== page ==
A substitute teacher lives the dream

A substitute teacher lives the dream

Many expats will say that they remain open to the hypothetical cushy job that could lure them back (but which never comes looking for them); others give repatriation a go and come scurrying back when they get tired of substitute teaching or suburban monotony; still others stick it out in Asia and resign themselves to being blown in the winds of a global economy that requires more of us to migrate to where the jobs are and doesn’t always enable us to end up back where we started. To the extent that it is predicated on choice, calling oneself an “expat” may turn out to be a privilege after all, and the uncomfortable truth is that after so many years abroad the path leading back to the West for some of us is radically narrowed or effectively closed.

Does this then make me an immigrant, if only with the benefit of hindsight? Or can I claim to be an expat as long as I occasionally entertain idle thoughts of moving on? Other phrases like ‘international migrant’ and ‘global nomad’ strive to capture both this uncertainty and the willingness (or necessity) to flee to more promising shores.

As I quietly figure out where my life is headed or not headed, I find myself not concerned with labeling that experience. I realize that this stance may itself be another form of privilege – that of not caring – but it’s also part attitude, which may best be summed up by paraphrasing another old joke:

Call me an expat or call me an immigrant; just don’t call me late for dinner.

 

* Are you an expat? An immigrant? Late for dinner? Please share your thoughts in the comments section.

**This piece originally appeared in Haps Magazine

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Leave Me Alone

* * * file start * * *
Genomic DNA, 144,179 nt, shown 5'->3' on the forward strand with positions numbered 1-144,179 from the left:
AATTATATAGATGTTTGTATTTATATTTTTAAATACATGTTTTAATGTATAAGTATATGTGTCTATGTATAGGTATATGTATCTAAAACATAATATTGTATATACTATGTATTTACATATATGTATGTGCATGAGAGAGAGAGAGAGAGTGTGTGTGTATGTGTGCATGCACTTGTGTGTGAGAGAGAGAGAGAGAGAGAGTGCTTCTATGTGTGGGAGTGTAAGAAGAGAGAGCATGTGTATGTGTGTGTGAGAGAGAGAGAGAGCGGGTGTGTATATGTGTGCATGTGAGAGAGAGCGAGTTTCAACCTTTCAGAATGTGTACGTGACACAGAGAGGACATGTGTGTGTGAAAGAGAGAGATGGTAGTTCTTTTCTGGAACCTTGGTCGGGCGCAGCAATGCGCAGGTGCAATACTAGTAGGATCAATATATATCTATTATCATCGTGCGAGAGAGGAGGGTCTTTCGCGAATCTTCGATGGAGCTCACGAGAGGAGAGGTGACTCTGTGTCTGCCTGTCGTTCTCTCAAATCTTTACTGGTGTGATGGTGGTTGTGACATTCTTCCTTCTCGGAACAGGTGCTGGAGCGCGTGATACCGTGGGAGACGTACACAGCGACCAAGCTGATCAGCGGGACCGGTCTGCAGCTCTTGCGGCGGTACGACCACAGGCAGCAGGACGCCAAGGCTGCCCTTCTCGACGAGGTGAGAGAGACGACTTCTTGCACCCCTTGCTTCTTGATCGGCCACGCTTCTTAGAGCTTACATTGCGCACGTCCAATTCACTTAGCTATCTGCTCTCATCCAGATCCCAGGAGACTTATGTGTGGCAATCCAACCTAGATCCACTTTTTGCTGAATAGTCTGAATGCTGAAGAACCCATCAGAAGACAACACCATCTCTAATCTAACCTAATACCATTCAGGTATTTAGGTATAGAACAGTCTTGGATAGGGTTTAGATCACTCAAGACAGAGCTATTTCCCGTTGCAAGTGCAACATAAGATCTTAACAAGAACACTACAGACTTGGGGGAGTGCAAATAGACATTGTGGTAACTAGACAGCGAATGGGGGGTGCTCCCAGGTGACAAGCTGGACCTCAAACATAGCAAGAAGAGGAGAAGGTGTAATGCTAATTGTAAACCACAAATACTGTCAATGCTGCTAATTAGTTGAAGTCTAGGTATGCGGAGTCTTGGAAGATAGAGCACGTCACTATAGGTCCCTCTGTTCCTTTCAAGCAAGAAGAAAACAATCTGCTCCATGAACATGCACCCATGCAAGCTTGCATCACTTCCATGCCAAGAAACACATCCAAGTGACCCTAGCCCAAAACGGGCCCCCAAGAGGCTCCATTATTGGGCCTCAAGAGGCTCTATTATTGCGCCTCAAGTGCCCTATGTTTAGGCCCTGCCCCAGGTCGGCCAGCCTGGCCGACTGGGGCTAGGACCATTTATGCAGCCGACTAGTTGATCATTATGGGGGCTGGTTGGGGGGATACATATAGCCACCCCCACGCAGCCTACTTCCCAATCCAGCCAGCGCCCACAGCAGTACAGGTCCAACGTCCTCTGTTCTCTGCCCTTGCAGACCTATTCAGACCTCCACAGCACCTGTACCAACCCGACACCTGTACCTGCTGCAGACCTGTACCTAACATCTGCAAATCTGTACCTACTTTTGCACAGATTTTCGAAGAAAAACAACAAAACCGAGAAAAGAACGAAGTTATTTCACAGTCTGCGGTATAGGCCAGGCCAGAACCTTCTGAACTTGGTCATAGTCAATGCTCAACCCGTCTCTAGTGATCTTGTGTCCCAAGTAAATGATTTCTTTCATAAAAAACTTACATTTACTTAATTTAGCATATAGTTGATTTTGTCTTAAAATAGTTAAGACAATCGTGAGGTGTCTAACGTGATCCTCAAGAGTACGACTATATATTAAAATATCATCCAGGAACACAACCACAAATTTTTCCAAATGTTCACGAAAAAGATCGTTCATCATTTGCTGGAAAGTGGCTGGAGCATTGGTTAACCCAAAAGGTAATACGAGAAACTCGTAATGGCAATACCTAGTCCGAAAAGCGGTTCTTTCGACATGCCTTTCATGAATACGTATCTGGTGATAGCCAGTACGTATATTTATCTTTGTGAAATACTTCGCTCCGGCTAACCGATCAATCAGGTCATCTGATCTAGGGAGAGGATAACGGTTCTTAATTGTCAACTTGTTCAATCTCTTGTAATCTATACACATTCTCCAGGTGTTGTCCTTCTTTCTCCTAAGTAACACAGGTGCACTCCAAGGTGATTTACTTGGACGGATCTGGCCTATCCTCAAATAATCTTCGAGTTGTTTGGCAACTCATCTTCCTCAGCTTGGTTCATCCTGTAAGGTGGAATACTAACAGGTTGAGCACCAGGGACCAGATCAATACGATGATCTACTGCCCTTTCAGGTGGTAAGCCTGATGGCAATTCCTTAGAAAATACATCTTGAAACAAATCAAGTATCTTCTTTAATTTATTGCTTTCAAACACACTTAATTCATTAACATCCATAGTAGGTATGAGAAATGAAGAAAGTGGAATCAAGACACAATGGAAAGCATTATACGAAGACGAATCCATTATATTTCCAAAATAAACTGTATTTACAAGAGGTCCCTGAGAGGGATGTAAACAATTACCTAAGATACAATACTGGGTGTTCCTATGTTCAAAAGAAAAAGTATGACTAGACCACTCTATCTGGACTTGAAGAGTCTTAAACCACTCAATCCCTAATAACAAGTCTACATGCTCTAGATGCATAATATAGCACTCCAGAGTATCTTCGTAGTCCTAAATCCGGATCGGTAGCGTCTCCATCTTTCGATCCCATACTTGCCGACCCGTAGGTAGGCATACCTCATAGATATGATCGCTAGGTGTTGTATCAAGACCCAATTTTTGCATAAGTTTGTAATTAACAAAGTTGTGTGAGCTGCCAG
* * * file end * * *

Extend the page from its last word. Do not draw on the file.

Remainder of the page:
by Mr. Motgol

Over the last couple of years there has been a proliferation of what I call “small beer” joints in the city I call home. These places are great. I can now can grab a cheap, cold, very drinkable glass of lager in my neighborhood without being required to purchase any anju, the often pricey “side dishes” that are de rigeur in any Korean bar. These small beer joints are cozy and friendly. They’re the very antithesis of the dark, sequestered, giant-couch vibe that used to dominate the Korean beer-drinking scene, an arrangement that purposely discouraged interaction between patrons. These places are bright and stylish and take a cue from Japan and the West, with both tables and bar/stool space, all crammed together with an eye for aesthetics. They’re usually run by hip younger folks who don’t spazz out at the fact that a foreigner has sidled up at their counter, even if I come alone. I am a regular at several and they never fuss or stare or bat an eye, but rather treat me just like any Korean patron. But the best part, for me, is proximity. There are five or six of these places within a couple minute walk from my house. No longer do I have to jump on the bus or subway or pay taxi fare just to make my way to one of the sanctioned watering holes for my kind—the so-called “foreigner bars.” I live in a bustling neighborhood with plenty of nightlife and almost no expats, and am tired of the tyranny that one or two districts have held over the drinking options for the waegookin. Finally, I have a local. Well… a few locals, to be precise.

bongu

Tuesdays are a grueling day for me this semester. I teach 9 to 9, and though I have an extensive break in the morning, I usually fill it up with my non-teaching work, which often means writing. By the time the day is done I am zapped, and usually ready for a cold, wind-down beer. So last week I headed to the newest small beer joint in my ‘hood, a great place called “Hero Salon.” The proprietor is a skinny, long-haired artist who has done the whole place in a superhero theme, with numerous pop art paintings and murals featuring Batman, Superman, and Wonder Woman, borrowing heavily in style from the late Keith Haring. Like many small beer joints this one has not one, but two tiny outside counters just a step up of the street. As it was late summer and still warm, I sat my ass at an outside stool, ordered a cold one, and proceeded to get lost in Kindle world.

For a moment, I had found basic bliss. I had finished a long, productive day of work; I was on a quiet side street just minutes from my house, sipping a beer, engaged and transported by the book in front of my eyes. It was proper unwind alone time, and at that moment I couldn’t have been happier.